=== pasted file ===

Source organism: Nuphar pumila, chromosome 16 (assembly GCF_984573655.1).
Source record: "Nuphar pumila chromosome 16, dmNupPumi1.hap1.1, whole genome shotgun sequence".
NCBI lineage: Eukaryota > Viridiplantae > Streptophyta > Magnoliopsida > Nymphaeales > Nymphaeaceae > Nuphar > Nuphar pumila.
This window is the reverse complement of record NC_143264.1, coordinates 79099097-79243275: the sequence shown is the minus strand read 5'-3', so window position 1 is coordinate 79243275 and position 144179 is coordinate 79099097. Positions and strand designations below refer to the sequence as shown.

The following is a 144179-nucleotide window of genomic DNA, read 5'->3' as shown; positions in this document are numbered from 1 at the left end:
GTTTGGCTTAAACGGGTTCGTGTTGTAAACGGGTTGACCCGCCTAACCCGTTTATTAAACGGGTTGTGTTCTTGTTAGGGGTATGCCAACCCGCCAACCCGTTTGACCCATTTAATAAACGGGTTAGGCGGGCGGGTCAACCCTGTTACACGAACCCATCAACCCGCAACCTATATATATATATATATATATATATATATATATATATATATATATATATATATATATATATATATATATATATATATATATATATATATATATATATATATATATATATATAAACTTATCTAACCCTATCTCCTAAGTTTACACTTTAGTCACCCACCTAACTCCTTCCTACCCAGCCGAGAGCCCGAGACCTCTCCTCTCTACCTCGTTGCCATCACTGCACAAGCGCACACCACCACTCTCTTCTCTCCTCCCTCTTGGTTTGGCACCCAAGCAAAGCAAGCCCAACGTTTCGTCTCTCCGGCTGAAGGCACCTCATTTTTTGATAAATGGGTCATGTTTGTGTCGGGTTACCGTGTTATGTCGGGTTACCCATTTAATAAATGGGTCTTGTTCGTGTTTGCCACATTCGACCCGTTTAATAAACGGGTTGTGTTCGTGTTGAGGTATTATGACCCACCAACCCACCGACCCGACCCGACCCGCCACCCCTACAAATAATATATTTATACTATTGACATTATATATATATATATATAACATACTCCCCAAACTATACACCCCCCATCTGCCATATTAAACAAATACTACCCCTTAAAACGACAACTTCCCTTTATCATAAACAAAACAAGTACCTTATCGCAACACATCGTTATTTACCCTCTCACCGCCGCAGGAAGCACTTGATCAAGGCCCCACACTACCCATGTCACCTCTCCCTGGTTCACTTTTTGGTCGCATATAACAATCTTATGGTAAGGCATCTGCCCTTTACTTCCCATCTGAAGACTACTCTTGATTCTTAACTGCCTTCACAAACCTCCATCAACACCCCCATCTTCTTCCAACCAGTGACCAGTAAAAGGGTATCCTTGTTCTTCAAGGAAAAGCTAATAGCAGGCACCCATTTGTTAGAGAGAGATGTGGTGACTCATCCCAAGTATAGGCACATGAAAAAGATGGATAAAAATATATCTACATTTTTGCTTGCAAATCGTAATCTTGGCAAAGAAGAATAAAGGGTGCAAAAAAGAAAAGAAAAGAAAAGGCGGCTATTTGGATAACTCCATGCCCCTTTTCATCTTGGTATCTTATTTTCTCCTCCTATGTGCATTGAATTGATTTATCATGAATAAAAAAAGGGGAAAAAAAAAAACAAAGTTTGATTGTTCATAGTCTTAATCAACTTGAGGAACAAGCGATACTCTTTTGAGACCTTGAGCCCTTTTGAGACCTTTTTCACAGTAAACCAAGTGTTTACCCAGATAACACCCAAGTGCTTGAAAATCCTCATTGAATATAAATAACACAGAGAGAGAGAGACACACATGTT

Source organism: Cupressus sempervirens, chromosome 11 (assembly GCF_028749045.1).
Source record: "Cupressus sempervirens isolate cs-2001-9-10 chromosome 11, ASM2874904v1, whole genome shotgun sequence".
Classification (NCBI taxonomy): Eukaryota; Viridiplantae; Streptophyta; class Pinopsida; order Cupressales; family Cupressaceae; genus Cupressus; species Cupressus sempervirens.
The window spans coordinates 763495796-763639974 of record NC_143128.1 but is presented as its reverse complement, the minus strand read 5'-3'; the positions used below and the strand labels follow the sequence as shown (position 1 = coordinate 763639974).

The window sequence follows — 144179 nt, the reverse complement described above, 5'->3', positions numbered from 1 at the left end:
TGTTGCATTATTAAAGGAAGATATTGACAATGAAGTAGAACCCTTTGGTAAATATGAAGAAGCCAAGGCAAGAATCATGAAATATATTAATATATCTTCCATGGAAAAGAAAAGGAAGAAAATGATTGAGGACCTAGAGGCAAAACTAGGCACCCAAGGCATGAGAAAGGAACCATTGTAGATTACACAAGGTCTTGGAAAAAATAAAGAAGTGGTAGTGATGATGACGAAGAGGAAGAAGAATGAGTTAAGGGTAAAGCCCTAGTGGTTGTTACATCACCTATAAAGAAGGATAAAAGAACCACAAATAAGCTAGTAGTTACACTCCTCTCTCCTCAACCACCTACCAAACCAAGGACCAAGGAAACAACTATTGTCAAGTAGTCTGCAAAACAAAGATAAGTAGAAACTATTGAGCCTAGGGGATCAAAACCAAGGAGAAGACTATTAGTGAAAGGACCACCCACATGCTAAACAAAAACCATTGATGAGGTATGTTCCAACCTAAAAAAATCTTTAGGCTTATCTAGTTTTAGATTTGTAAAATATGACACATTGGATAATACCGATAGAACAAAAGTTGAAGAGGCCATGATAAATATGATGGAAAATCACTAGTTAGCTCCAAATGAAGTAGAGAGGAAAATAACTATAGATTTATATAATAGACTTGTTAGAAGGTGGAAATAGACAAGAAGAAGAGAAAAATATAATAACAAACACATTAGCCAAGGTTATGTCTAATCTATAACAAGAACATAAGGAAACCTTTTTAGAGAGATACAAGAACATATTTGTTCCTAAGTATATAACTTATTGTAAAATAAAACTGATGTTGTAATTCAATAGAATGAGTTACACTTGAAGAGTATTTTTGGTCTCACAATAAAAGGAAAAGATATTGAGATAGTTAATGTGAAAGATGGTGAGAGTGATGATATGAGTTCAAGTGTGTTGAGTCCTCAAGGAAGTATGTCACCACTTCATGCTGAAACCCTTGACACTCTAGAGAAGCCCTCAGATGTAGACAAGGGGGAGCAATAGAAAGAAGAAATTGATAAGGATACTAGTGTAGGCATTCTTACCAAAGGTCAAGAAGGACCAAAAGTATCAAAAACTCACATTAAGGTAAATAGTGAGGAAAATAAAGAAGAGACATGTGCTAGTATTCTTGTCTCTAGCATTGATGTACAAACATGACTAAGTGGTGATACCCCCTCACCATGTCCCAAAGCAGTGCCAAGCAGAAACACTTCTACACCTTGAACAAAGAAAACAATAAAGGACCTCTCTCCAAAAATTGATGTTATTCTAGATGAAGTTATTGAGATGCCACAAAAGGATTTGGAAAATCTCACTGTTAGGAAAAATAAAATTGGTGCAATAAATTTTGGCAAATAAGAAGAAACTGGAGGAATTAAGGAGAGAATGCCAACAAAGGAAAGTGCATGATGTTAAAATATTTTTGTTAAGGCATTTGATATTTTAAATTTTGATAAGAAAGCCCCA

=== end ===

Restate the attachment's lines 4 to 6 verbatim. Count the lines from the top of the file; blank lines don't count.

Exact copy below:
This window is the reverse complement of record NC_143264.1, coordinates 79099097-79243275: the sequence shown is the minus strand read 5'-3', so window position 1 is coordinate 79243275 and position 144179 is coordinate 79099097. Positions and strand designations below refer to the sequence as shown.

The following is a 144179-nucleotide window of genomic DNA, read 5'->3' as shown; positions in this document are numbered from 1 at the left end:
GTTTGGCTTAAACGGGTTCGTGTTGTAAACGGGTTGACCCGCCTAACCCGTTTATTAAACGGGTTGTGTTCTTGTTAGGGGTATGCCAACCCGCCAACCCGTTTGACCCATTTAATAAACGGGTTAGGCGGGCGGGTCAACCCTGTTACACGAACCCATCAACCCGCAACCTATATATATATATATATATATATATATATATATATATATATATATATATATATATATATATATATATATATATATATATATATATATATATATATATATATATATATATATAAACTTATCTAACCCTATCTCCTAAGTTTACACTTTAGTCACCCACCTAACTCCTTCCTACCCAGCCGAGAGCCCGAGACCTCTCCTCTCTACCTCGTTGCCATCACTGCACAAGCGCACACCACCACTCTCTTCTCTCCTCCCTCTTGGTTTGGCACCCAAGCAAAGCAAGCCCAACGTTTCGTCTCTCCGGCTGAAGGCACCTCATTTTTTGATAAATGGGTCATGTTTGTGTCGGGTTACCGTGTTATGTCGGGTTACCCATTTAATAAATGGGTCTTGTTCGTGTTTGCCACATTCGACCCGTTTAATAAACGGGTTGTGTTCGTGTTGAGGTATTATGACCCACCAACCCACCGACCCGACCCGACCCGCCACCCCTACAAATAATATATTTATACTATTGACATTATATATATATATATATAACATACTCCCCAAACTATACACCCCCCATCTGCCATATTAAACAAATACTACCCCTTAAAACGACAACTTCCCTTTATCATAAACAAAACAAGTACCTTATCGCAACACATCGTTATTTACCCTCTCACCGCCGCAGGAAGCACTTGATCAAGGCCCCACACTACCCATGTCACCTCTCCCTGGTTCACTTTTTGGTCGCATATAACAATCTTATGGTAAGGCATCTGCCCTTTACTTCCCATCTGAAGACTACTCTTGATTCTTAACTGCCTTCACAAACCTCCATCAACACCCCCATCTTCTTCCAACCAGTGACCAGTAAAAGGGTATCCTTGTTCTTCAAGGAAAAGCTAATAGCAGGCACCCATTTGTTAGAGAGAGATGTGGTGACTCATCCCAAGTATAGGCACATGAAAAAGATGGATAAAAATATATCTACATTTTTGCTTGCAAATCGTAATCTTGGCAAAGAAGAATAAAGGGTGCAAAAAAGAAAAGAAAAGAAAAGGCGGCTATTTGGATAACTCCATGCCCCTTTTCATCTTGGTATCTTATTTTCTCCTCCTATGTGCATTGAATTGATTTATCATGAATAAAAAAAGGGGAAAAAAAAAAACAAAGTTTGATTGTTCATAGTCTTAATCAACTTGAGGAACAAGCGATACTCTTTTGAGACCTTGAGCCCTTTTGAGACCTTTTTCACAGTAAACCAAGTGTTTACCCAGATAACACCCAAGTGCTTGAAAATCCTCATTGAATATAAATAACACAGAGAGAGAGAGACACACATGTT